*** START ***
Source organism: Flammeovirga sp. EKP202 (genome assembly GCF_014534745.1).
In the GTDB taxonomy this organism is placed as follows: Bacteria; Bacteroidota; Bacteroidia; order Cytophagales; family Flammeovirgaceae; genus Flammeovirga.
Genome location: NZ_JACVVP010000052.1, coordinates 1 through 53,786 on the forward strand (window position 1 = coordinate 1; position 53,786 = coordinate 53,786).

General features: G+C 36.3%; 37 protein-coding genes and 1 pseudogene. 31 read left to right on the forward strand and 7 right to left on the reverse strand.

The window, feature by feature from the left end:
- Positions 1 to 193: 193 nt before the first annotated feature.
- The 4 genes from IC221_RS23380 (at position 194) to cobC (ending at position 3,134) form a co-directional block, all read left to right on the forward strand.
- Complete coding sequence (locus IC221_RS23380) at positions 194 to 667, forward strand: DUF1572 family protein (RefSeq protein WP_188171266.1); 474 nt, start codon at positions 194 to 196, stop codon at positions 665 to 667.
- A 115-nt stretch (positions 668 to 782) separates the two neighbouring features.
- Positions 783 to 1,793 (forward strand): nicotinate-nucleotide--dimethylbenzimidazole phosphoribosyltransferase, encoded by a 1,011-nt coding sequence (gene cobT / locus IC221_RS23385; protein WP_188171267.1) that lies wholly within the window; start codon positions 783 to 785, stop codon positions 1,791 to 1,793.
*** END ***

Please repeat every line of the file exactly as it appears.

Source organism: Flammeovirga sp. EKP202 (genome assembly GCF_014534745.1).
In the GTDB taxonomy this organism is placed as follows: Bacteria; Bacteroidota; Bacteroidia; order Cytophagales; family Flammeovirgaceae; genus Flammeovirga.
Genome location: NZ_JACVVP010000052.1, coordinates 1 through 53,786 on the forward strand (window position 1 = coordinate 1; position 53,786 = coordinate 53,786).

General features: G+C 36.3%; 37 protein-coding genes and 1 pseudogene. 31 read left to right on the forward strand and 7 right to left on the reverse strand.

The window, feature by feature from the left end:
- Positions 1 to 193: 193 nt before the first annotated feature.
- The 4 genes from IC221_RS23380 (at position 194) to cobC (ending at position 3,134) form a co-directional block, all read left to right on the forward strand.
- Complete coding sequence (locus IC221_RS23380) at positions 194 to 667, forward strand: DUF1572 family protein (RefSeq protein WP_188171266.1); 474 nt, start codon at positions 194 to 196, stop codon at positions 665 to 667.
- A 115-nt stretch (positions 668 to 782) separates the two neighbouring features.
- Positions 783 to 1,793 (forward strand): nicotinate-nucleotide--dimethylbenzimidazole phosphoribosyltransferase, encoded by a 1,011-nt coding sequence (gene cobT / locus IC221_RS23385; protein WP_188171267.1) that lies wholly within the window; start codon positions 783 to 785, stop codon positions 1,791 to 1,793.